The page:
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Add To Calendar 27/04/2016 11:00:0027/04/2016 11:20:00America/ChicagoAsian-Pacific Aquaculture 2016INCREASED SHRIMP PERFORMANCE USING PASSIVE ACOUSTIC  FEEDING CONTROL Crystal 5The World Aquaculture Societyjohnc@was.orgfalseanrl65yqlzh3g1q0dme13067DD/MM/YYYY

INCREASED SHRIMP PERFORMANCE USING PASSIVE ACOUSTIC  FEEDING CONTROL

Peter Blyth
AQ1 Systems Pty. Ltd.
PO. Box 4606, Bathurst Street PO, Hobart, Australia, 7000
email: pblyth@aq1systems.com
 

 

In shrimp farming the cost of feed can be up to 60-70% of the farm input. Therefore it's very important to control feeding accurately to avoid waste.  Feeding shrimp can occur for 12-24 hours per day. Feeding control systems can operate 24/7 and have demonstrated significant improvements in production performance in growth, FCR, survival and biomass compared to traditional methods. New technology (AQ1 - SF200, Sonic Feeding system) uses a hydrophone (passive acoustics) to monitor and control feed intake by measuring the sound of shrimp feeding (response).

The SF200 feeding control system can be used in all pond types. The system delivers pellets at a rate that matches the actual intake of the shrimp. It does not allow feed to accumulate in the pond as it controls feeding "real time". Traditional farming methods use feed tray observation every 3 hours which can lead to under or over feeding.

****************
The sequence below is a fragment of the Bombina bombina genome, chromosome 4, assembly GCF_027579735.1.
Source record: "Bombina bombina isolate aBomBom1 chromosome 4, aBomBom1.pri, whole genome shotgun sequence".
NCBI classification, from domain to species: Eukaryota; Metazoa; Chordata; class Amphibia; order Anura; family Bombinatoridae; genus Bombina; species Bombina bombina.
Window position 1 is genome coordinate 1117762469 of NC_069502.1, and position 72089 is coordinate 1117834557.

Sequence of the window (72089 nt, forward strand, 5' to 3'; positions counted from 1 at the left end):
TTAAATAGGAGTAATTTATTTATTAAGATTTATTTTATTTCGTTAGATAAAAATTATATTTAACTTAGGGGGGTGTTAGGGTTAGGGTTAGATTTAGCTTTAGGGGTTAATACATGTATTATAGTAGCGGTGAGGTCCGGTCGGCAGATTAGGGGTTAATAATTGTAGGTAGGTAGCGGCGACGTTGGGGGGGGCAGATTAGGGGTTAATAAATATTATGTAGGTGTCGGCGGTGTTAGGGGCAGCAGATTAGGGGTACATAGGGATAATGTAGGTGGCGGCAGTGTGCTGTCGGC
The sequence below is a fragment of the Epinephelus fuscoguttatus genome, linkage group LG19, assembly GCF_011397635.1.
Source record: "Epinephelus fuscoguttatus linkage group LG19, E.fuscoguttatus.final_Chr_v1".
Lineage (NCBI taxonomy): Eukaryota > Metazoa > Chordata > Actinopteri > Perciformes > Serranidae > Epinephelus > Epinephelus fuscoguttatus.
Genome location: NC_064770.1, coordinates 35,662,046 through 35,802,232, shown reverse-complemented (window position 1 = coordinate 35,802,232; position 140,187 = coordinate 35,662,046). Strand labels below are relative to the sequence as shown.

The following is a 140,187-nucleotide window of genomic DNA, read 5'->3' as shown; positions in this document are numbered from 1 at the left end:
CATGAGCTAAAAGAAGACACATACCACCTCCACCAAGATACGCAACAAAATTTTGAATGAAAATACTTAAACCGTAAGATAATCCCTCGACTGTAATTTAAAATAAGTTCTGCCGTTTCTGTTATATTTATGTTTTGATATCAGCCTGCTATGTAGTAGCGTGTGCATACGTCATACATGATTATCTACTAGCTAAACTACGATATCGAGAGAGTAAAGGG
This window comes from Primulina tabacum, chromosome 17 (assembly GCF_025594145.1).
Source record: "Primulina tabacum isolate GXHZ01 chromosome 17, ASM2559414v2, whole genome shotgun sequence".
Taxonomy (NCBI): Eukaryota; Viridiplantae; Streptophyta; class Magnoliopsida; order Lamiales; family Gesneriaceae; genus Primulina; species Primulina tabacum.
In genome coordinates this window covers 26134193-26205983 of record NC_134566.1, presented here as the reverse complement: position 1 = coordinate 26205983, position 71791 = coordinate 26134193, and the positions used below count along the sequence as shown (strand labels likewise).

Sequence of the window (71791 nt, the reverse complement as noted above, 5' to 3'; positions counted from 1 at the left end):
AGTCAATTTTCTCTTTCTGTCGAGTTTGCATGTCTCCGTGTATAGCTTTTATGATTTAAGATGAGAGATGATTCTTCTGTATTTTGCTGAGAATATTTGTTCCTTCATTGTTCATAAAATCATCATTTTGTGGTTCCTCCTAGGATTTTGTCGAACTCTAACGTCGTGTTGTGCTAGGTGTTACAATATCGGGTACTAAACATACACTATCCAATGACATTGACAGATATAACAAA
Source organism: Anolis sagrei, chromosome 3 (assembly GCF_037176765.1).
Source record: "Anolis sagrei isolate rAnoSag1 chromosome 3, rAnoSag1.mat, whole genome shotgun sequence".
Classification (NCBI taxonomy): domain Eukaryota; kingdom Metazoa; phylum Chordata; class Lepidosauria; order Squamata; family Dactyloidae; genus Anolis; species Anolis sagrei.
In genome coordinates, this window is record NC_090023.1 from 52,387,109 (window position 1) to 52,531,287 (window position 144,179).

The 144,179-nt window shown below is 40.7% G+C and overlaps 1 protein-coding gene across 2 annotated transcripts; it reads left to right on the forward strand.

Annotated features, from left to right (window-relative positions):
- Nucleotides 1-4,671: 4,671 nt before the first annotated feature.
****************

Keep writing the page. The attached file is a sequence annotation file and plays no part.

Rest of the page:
Oxygen, temperature and rain intensity can also be added to the system and used to control feed intake as well as manage pond

aerators to save on electrical power if desired (Fig. 1).

Data from 32 farms over 9 countries is summarised (Table 1), from a range of

ponds 0.2ha - 20ha, includes intensive (>40 pl's/m2), semi-intensive (15-40 pl's/m2) and extensive "pellet fed" (<15 pl's/m2) ponds on P. monodon, P. vannamei, L. stylirostris and P. japonicus has demonstrated a clear benefit of using the "response" as a key indicator of feed intake.  Improvements in growth (~24%), FCR (~20%), survival (~14%) and an increase in biomass (~27%) are being seen over existing methods, commercially and in research studies. This has contributed to significant financial gains for farmers.

In other animal production sectors such as salmon, poultry and pigs there is high utilisation of automation in the feeding process, which has lead to improved performance. Shrimp production is at the beginning of this inevitable step towards automation and its associated efficiencies.







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